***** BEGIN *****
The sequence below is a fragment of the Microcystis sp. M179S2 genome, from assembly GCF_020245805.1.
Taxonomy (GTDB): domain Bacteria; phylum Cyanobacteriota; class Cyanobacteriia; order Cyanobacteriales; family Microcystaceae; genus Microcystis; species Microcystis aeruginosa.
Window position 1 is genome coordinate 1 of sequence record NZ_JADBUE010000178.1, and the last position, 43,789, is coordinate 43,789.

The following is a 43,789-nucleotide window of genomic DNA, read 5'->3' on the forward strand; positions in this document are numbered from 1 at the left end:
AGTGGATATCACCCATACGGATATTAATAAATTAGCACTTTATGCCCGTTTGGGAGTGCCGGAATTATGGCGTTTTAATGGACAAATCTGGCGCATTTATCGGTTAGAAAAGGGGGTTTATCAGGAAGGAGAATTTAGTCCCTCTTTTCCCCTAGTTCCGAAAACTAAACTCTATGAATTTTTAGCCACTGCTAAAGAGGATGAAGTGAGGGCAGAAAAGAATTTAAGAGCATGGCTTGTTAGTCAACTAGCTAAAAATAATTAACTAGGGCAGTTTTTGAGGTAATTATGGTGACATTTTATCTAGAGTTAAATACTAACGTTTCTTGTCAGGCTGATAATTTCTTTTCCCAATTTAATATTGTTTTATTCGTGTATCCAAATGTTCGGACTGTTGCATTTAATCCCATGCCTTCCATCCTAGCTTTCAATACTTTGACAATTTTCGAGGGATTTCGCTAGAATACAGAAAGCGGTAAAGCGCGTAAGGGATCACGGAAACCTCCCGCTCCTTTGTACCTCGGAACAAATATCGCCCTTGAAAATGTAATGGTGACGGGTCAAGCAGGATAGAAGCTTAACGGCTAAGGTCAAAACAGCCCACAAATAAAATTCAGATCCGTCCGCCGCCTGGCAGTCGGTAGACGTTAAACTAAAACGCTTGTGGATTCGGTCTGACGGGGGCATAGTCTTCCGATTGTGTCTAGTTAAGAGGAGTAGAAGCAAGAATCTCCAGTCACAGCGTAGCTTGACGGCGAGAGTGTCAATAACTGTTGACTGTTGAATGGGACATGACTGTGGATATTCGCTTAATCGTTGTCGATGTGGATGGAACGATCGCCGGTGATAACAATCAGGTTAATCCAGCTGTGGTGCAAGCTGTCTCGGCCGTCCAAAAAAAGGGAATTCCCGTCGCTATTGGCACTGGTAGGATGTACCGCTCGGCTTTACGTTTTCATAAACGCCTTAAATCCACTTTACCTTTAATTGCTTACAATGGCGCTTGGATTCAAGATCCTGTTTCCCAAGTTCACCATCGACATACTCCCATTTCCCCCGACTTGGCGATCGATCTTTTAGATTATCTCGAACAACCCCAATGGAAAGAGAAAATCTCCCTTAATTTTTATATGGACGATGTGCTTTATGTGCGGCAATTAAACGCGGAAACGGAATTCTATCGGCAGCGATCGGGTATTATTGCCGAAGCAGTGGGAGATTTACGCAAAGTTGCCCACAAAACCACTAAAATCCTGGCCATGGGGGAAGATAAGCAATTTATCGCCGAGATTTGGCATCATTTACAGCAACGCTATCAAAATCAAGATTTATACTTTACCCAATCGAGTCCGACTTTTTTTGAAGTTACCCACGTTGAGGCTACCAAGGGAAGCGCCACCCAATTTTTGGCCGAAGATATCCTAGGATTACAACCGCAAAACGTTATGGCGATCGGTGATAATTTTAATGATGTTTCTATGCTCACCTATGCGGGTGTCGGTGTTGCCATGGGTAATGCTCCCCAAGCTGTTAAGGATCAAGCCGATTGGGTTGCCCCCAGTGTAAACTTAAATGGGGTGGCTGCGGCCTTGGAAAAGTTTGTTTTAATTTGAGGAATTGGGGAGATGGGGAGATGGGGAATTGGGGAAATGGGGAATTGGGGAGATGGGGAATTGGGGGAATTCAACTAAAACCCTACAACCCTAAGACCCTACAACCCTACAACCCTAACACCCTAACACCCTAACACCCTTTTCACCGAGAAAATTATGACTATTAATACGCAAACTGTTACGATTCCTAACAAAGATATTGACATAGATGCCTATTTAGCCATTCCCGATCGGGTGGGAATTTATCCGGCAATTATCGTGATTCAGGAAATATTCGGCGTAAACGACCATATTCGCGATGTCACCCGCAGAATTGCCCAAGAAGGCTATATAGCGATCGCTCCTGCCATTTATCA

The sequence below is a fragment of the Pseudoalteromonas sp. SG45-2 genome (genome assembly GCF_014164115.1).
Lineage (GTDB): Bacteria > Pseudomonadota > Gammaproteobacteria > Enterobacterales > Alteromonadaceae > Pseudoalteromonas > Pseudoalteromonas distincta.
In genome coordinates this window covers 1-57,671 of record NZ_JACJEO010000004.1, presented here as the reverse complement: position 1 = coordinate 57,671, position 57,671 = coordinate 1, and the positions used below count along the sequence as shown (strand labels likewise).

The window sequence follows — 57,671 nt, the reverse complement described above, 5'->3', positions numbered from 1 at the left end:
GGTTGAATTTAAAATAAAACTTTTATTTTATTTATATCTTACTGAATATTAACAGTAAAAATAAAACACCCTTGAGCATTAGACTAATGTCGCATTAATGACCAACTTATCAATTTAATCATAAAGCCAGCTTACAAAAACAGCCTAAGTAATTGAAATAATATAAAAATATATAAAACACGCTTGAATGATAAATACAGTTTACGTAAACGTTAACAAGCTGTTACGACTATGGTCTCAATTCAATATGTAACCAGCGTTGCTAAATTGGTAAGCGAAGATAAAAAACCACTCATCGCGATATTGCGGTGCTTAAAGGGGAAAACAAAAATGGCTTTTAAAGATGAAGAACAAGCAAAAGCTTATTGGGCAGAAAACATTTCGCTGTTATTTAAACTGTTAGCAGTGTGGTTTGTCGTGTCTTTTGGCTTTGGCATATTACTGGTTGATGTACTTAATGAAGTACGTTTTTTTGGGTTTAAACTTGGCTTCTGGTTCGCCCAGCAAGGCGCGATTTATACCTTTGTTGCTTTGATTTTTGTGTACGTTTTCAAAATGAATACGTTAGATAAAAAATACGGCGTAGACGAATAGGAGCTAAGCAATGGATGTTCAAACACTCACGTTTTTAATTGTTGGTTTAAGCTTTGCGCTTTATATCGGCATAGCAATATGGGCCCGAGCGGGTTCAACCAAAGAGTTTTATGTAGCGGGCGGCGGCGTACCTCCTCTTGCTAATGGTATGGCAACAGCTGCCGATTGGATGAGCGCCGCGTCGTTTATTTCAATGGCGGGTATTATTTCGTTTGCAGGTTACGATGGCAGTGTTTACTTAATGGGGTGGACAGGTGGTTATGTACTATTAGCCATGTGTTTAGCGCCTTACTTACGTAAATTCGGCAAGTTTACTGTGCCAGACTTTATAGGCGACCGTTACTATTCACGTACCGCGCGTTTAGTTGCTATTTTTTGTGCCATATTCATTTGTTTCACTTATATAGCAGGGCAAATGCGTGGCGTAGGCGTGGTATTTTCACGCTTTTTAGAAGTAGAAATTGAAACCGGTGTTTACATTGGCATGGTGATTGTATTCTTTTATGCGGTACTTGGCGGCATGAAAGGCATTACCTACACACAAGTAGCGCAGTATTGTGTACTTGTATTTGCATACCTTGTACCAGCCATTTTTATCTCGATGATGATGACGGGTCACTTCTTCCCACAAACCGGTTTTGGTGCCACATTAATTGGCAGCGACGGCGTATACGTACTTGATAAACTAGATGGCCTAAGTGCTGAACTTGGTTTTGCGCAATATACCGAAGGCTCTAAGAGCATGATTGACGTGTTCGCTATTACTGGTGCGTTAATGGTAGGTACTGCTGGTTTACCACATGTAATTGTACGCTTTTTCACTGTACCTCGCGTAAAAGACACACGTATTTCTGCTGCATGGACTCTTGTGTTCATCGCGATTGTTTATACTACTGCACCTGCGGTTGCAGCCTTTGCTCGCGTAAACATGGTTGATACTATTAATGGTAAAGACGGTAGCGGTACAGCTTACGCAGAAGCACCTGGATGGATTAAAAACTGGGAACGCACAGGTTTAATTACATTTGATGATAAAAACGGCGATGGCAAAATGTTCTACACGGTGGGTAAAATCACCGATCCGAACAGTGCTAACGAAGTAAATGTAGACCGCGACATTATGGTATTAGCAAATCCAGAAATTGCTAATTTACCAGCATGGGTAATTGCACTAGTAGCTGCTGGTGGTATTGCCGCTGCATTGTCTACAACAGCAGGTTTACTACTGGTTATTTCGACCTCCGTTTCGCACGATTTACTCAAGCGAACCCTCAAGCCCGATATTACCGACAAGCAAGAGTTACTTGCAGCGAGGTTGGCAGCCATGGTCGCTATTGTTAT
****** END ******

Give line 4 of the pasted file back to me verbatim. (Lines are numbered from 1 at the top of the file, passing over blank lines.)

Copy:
The following is a 43,789-nucleotide window of genomic DNA, read 5'->3' on the forward strand; positions in this document are numbered from 1 at the left end: